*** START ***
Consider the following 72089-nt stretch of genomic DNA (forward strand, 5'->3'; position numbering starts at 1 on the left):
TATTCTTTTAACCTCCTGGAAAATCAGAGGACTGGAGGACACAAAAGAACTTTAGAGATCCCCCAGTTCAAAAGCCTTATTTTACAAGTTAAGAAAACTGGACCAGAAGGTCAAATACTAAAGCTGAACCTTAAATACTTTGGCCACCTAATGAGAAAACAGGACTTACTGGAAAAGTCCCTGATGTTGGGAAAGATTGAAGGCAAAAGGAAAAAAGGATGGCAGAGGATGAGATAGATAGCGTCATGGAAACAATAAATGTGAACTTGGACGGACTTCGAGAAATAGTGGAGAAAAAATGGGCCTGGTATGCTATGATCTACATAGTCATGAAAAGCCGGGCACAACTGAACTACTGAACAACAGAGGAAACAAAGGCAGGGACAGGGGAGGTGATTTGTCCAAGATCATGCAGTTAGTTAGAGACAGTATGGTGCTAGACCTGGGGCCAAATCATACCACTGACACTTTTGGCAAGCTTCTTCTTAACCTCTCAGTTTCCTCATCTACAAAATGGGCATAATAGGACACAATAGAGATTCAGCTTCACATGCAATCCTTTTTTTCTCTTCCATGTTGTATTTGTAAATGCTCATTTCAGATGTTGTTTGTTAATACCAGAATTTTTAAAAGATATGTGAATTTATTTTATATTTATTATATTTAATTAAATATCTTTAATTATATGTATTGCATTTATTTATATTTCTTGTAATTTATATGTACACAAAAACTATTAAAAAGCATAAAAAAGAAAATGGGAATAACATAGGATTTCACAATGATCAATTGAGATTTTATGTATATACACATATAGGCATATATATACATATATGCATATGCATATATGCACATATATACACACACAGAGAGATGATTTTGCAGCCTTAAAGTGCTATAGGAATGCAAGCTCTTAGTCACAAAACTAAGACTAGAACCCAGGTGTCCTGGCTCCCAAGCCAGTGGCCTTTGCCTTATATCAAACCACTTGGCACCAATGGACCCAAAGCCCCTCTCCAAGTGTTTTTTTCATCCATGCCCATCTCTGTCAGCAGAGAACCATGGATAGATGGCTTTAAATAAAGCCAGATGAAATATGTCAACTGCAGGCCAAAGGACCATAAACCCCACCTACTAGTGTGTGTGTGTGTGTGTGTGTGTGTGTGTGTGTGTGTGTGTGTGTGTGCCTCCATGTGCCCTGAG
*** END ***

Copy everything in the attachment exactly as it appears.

Consider the following 72089-nt stretch of genomic DNA (forward strand, 5'->3'; position numbering starts at 1 on the left):
TATTCTTTTAACCTCCTGGAAAATCAGAGGACTGGAGGACACAAAAGAACTTTAGAGATCCCCCAGTTCAAAAGCCTTATTTTACAAGTTAAGAAAACTGGACCAGAAGGTCAAATACTAAAGCTGAACCTTAAATACTTTGGCCACCTAATGAGAAAACAGGACTTACTGGAAAAGTCCCTGATGTTGGGAAAGATTGAAGGCAAAAGGAAAAAAGGATGGCAGAGGATGAGATAGATAGCGTCATGGAAACAATAAATGTGAACTTGGACGGACTTCGAGAAATAGTGGAGAAAAAATGGGCCTGGTATGCTATGATCTACATAGTCATGAAAAGCCGGGCACAACTGAACTACTGAACAACAGAGGAAACAAAGGCAGGGACAGGGGAGGTGATTTGTCCAAGATCATGCAGTTAGTTAGAGACAGTATGGTGCTAGACCTGGGGCCAAATCATACCACTGACACTTTTGGCAAGCTTCTTCTTAACCTCTCAGTTTCCTCATCTACAAAATGGGCATAATAGGACACAATAGAGATTCAGCTTCACATGCAATCCTTTTTTTCTCTTCCATGTTGTATTTGTAAATGCTCATTTCAGATGTTGTTTGTTAATACCAGAATTTTTAAAAGATATGTGAATTTATTTTATATTTATTATATTTAATTAAATATCTTTAATTATATGTATTGCATTTATTTATATTTCTTGTAATTTATATGTACACAAAAACTATTAAAAAGCATAAAAAAGAAAATGGGAATAACATAGGATTTCACAATGATCAATTGAGATTTTATGTATATACACATATAGGCATATATATACATATATGCATATGCATATATGCACATATATACACACACAGAGAGATGATTTTGCAGCCTTAAAGTGCTATAGGAATGCAAGCTCTTAGTCACAAAACTAAGACTAGAACCCAGGTGTCCTGGCTCCCAAGCCAGTGGCCTTTGCCTTATATCAAACCACTTGGCACCAATGGACCCAAAGCCCCTCTCCAAGTGTTTTTTTCATCCATGCCCATCTCTGTCAGCAGAGAACCATGGATAGATGGCTTTAAATAAAGCCAGATGAAATATGTCAACTGCAGGCCAAAGGACCATAAACCCCACCTACTAGTGTGTGTGTGTGTGTGTGTGTGTGTGTGTGTGTGTGTGTGTGTGTGTGCCTCCATGTGCCCTGAG